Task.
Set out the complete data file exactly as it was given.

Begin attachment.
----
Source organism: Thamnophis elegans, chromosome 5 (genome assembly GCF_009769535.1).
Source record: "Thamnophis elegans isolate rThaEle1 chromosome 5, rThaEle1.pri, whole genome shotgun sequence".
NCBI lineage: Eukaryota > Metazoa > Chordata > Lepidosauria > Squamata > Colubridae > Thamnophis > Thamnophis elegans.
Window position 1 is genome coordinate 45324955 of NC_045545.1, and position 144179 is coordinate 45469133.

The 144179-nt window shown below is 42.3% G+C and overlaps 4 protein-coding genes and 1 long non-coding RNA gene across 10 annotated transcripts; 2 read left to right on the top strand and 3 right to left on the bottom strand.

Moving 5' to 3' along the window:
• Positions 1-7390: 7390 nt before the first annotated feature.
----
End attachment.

Source organism: Thamnophis elegans, chromosome 5 (genome assembly GCF_009769535.1).
Source record: "Thamnophis elegans isolate rThaEle1 chromosome 5, rThaEle1.pri, whole genome shotgun sequence".
NCBI lineage: Eukaryota > Metazoa > Chordata > Lepidosauria > Squamata > Colubridae > Thamnophis > Thamnophis elegans.
Window position 1 is genome coordinate 45324955 of NC_045545.1, and position 144179 is coordinate 45469133.

The 144179-nt window shown below is 42.3% G+C and overlaps 4 protein-coding genes and 1 long non-coding RNA gene across 10 annotated transcripts; 2 read left to right on the top strand and 3 right to left on the bottom strand.

Moving 5' to 3' along the window:
• Positions 1-7390: 7390 nt before the first annotated feature.